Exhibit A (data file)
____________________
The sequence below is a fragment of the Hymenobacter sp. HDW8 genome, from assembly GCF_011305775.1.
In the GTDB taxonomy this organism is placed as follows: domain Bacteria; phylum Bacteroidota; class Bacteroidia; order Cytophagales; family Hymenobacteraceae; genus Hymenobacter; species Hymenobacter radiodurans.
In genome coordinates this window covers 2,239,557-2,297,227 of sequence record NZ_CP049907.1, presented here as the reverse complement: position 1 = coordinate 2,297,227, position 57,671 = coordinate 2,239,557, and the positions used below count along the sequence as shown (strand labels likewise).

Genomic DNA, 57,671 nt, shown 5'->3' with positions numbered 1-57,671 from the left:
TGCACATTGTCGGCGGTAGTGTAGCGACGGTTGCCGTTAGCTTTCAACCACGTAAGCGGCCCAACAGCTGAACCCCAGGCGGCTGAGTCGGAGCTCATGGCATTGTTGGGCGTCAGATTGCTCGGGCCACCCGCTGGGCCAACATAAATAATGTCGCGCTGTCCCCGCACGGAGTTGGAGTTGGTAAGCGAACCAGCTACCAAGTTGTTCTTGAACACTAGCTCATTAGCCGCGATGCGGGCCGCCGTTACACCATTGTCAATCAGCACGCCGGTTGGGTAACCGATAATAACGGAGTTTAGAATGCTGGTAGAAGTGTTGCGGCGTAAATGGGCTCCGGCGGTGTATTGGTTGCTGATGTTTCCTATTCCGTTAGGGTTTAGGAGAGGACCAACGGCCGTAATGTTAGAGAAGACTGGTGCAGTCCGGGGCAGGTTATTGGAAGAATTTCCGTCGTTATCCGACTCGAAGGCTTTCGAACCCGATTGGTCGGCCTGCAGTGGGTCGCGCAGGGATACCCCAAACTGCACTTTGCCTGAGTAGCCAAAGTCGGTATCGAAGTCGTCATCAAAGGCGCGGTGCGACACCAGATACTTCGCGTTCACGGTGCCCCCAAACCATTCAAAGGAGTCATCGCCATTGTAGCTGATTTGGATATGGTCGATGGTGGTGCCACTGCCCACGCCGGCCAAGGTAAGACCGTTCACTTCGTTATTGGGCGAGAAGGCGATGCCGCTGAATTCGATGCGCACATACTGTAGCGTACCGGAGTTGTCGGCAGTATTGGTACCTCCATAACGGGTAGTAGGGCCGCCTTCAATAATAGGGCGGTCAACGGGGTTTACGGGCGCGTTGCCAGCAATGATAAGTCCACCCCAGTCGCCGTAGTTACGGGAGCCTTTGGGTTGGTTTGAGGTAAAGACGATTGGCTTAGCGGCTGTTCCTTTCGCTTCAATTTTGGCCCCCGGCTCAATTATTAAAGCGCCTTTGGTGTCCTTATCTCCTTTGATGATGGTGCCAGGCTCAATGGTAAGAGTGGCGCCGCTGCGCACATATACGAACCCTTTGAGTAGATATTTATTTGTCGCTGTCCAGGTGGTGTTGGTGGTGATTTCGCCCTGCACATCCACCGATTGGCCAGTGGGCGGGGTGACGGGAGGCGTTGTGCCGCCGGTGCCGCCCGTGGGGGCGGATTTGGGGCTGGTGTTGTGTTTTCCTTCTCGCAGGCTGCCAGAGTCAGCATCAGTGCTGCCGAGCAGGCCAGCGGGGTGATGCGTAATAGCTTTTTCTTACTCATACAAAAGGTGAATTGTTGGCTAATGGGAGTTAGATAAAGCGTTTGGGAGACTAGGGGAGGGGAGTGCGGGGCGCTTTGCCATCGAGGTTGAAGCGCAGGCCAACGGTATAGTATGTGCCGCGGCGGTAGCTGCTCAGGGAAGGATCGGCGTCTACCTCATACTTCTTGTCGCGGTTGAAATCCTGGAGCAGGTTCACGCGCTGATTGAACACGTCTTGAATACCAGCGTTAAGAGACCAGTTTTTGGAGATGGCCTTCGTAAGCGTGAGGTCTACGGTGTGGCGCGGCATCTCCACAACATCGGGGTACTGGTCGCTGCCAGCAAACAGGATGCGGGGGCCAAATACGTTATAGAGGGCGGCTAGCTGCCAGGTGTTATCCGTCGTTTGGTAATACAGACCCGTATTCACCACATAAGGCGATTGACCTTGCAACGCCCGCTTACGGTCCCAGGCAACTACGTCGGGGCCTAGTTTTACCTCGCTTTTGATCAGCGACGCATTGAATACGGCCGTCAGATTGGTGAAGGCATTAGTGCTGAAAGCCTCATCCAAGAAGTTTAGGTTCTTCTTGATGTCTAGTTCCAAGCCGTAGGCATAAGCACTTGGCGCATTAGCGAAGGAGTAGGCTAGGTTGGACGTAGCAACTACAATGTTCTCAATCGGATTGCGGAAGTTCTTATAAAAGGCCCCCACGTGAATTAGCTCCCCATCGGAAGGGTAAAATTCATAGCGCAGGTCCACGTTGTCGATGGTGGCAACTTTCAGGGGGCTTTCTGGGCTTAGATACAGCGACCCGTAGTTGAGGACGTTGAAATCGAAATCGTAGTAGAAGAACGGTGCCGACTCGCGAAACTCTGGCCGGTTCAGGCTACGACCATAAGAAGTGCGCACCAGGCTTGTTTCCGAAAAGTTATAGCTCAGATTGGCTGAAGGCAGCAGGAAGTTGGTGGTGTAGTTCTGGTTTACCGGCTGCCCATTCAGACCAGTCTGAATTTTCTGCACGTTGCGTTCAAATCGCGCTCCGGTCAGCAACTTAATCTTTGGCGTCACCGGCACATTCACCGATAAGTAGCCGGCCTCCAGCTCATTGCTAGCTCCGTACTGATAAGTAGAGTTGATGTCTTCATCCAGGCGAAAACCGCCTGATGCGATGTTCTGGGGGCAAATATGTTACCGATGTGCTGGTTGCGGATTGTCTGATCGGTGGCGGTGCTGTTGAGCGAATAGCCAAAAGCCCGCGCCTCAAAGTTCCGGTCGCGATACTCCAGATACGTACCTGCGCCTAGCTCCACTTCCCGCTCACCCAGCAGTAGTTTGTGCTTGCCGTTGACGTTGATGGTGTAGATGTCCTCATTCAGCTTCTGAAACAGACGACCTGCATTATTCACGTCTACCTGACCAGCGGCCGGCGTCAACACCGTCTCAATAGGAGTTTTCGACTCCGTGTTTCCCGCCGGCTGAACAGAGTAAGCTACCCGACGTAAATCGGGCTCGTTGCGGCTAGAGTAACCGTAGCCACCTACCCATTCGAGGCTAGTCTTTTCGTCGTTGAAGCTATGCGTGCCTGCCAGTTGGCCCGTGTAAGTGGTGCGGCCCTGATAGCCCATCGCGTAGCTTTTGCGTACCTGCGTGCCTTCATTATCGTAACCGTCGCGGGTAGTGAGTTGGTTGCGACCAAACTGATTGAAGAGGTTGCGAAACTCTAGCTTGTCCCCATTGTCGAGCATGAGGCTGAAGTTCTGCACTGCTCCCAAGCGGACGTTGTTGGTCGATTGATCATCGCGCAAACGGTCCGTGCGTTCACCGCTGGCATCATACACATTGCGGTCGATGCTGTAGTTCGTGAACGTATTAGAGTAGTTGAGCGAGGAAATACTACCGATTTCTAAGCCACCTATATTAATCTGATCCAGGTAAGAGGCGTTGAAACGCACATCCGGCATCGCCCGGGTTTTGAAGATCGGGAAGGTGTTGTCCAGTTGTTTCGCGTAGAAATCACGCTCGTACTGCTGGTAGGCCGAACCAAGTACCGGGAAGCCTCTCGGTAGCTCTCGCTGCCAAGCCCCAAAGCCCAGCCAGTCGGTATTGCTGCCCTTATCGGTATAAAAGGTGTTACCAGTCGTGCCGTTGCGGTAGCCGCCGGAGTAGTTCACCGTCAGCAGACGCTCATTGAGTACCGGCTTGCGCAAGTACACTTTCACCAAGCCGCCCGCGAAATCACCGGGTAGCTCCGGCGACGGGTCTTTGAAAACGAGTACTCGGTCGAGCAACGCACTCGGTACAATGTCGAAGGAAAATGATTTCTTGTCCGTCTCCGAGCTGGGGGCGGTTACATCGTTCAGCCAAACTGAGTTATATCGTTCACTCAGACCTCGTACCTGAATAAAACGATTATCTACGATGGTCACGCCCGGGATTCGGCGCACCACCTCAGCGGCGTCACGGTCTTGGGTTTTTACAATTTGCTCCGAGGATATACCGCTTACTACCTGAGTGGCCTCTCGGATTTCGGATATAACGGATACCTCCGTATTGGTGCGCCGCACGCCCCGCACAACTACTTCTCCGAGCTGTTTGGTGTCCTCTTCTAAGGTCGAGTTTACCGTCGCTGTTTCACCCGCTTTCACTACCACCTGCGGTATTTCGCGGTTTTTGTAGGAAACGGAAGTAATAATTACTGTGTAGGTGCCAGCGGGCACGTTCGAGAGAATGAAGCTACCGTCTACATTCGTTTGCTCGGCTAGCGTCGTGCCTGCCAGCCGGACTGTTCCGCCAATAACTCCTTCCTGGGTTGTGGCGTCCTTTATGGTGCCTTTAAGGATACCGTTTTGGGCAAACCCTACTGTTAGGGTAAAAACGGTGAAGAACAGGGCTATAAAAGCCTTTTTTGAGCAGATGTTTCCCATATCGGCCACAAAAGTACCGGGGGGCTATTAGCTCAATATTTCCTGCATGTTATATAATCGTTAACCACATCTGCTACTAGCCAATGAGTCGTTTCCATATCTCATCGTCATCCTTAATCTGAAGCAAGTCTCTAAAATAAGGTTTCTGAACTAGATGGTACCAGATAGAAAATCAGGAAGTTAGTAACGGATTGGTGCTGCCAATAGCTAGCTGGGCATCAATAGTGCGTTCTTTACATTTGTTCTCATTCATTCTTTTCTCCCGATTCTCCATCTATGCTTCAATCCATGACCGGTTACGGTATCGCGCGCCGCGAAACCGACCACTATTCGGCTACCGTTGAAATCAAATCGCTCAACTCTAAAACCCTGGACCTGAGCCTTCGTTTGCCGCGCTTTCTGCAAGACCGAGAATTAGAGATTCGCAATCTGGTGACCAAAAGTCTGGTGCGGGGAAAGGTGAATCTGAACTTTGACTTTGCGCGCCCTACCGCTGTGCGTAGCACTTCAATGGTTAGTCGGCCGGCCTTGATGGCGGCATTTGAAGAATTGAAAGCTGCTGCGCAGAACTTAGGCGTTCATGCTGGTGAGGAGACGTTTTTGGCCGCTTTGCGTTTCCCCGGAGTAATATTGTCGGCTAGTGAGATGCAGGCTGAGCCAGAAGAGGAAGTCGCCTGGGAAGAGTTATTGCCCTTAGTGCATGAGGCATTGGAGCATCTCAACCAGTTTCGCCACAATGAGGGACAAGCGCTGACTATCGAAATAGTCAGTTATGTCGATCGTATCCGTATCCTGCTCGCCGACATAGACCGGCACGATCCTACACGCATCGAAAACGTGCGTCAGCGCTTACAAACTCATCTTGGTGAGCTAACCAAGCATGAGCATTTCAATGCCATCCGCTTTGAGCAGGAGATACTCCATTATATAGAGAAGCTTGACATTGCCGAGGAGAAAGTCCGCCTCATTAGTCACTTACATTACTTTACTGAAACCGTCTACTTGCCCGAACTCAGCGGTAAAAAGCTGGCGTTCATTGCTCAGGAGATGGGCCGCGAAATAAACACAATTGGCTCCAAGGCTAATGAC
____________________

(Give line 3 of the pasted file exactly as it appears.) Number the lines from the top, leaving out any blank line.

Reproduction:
In genome coordinates this window covers 2,239,557-2,297,227 of sequence record NZ_CP049907.1, presented here as the reverse complement: position 1 = coordinate 2,297,227, position 57,671 = coordinate 2,239,557, and the positions used below count along the sequence as shown (strand labels likewise).